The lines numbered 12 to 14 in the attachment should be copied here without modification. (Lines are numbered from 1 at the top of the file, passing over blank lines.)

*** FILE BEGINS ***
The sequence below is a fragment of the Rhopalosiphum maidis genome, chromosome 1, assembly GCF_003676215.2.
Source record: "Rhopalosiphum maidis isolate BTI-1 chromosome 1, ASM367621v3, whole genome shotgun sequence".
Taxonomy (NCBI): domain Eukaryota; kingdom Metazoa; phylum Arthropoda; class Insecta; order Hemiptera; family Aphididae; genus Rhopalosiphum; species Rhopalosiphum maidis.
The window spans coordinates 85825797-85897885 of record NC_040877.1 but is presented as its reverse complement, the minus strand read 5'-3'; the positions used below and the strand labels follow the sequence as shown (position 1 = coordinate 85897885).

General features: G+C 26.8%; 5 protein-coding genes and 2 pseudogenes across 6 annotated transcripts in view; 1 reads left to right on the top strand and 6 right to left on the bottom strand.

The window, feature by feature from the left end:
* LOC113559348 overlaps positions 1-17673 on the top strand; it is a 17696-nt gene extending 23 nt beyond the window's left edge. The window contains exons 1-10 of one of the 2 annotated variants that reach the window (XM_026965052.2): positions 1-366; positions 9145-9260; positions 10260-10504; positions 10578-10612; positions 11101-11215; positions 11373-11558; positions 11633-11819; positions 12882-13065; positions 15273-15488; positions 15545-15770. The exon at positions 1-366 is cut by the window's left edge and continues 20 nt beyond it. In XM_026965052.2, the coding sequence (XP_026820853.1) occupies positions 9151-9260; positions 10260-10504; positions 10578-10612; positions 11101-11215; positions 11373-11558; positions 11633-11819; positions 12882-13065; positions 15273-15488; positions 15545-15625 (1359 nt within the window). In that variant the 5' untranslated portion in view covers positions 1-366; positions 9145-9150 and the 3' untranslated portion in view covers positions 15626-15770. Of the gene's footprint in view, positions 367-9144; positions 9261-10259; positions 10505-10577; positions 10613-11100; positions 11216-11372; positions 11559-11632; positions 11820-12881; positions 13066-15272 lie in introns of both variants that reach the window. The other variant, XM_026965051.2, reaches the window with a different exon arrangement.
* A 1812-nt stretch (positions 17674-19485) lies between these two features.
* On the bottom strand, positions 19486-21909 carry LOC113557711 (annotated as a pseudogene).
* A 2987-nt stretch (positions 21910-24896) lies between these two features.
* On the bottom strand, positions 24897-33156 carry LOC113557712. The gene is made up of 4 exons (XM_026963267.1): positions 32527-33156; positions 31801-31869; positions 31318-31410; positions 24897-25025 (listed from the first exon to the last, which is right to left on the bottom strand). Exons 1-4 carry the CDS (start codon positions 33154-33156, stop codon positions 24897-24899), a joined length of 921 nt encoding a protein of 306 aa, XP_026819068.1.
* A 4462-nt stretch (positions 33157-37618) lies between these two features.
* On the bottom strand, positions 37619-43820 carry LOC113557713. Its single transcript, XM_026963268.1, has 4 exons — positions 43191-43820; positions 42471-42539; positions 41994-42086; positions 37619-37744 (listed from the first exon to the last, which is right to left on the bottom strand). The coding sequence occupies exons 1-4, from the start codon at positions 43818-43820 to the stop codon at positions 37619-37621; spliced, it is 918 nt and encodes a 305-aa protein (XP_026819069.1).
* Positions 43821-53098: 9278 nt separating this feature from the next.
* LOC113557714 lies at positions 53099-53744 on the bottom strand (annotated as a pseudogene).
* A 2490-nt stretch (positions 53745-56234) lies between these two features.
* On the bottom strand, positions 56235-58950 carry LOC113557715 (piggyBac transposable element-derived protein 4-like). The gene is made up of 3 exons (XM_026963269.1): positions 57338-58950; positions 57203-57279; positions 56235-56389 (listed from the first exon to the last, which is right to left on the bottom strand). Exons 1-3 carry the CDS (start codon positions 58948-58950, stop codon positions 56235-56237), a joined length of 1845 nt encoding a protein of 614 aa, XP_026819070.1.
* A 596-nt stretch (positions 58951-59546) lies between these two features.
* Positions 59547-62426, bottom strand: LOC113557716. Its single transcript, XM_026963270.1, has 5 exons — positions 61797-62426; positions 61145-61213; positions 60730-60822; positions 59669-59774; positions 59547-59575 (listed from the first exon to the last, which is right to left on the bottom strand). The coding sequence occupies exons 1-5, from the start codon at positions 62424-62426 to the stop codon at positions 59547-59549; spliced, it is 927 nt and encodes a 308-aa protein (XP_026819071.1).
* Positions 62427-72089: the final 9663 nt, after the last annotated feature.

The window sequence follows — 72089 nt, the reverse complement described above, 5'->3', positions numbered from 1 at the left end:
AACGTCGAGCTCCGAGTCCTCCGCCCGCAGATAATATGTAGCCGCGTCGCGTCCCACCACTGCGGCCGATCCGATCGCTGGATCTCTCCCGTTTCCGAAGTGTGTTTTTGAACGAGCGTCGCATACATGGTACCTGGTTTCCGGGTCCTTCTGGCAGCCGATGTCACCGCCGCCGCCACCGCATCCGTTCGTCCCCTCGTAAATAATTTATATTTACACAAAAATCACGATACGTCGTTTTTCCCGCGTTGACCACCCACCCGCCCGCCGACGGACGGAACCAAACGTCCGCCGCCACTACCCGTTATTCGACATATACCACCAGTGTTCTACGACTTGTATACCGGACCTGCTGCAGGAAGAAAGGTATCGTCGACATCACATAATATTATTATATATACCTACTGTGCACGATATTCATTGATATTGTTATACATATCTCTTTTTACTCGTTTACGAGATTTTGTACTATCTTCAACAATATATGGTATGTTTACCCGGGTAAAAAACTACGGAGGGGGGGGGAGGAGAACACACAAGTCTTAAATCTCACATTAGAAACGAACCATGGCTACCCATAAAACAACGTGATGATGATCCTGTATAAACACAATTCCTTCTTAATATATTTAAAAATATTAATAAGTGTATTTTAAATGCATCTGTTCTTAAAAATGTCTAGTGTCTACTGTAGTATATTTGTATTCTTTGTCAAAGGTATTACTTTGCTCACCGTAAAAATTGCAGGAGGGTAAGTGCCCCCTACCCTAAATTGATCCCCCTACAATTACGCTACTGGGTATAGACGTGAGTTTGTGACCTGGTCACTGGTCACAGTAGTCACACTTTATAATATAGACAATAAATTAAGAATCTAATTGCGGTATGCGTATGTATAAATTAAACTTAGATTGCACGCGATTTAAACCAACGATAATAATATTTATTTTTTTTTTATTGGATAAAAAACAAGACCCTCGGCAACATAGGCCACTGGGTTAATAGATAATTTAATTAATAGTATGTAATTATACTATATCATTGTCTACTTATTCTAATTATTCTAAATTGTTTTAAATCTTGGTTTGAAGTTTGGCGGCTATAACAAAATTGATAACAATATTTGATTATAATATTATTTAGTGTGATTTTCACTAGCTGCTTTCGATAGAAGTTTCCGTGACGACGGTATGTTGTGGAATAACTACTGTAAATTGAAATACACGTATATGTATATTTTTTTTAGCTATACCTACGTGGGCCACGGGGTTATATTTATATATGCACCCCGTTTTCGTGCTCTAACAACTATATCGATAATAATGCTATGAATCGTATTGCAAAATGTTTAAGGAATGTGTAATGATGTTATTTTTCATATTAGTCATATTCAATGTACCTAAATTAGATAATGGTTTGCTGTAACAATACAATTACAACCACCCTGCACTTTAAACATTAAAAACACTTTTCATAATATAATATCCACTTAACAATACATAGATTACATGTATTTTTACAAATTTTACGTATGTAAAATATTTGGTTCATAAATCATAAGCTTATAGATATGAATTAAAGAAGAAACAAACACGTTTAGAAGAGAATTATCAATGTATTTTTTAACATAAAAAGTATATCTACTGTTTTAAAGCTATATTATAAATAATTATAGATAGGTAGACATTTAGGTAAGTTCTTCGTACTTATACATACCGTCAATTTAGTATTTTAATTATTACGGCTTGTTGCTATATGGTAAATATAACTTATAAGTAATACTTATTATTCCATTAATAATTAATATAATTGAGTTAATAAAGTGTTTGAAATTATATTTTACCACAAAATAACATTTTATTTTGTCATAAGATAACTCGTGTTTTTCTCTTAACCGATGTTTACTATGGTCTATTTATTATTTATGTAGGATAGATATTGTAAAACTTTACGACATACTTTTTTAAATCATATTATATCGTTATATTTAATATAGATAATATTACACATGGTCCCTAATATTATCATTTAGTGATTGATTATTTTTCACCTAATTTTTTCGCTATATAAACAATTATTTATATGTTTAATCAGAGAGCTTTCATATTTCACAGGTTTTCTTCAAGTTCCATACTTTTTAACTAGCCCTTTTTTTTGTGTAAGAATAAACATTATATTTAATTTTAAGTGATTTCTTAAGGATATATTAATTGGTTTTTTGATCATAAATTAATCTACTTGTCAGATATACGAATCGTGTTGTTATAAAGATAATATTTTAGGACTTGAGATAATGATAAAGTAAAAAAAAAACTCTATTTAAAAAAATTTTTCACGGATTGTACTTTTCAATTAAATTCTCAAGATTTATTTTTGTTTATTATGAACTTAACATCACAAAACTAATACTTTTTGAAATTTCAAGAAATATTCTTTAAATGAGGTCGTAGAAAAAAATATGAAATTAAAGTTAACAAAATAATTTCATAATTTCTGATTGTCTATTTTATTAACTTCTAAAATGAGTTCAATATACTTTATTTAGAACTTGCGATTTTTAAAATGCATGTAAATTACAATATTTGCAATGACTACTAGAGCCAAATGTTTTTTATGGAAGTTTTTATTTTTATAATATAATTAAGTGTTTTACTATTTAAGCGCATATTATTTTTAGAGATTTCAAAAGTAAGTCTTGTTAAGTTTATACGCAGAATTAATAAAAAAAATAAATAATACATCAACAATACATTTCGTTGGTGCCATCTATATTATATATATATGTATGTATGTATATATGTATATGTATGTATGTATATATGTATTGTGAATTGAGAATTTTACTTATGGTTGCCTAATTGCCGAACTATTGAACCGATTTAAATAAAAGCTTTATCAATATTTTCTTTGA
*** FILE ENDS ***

* A 4462-nt stretch (positions 33157-37618) lies between these two features.
* On the bottom strand, positions 37619-43820 carry LOC113557713. Its single transcript, XM_026963268.1, has 4 exons — positions 43191-43820; positions 42471-42539; positions 41994-42086; positions 37619-37744 (listed from the first exon to the last, which is right to left on the bottom strand). The coding sequence occupies exons 1-4, from the start codon at positions 43818-43820 to the stop codon at positions 37619-37621; spliced, it is 918 nt and encodes a 305-aa protein (XP_026819069.1).
* Positions 43821-53098: 9278 nt separating this feature from the next.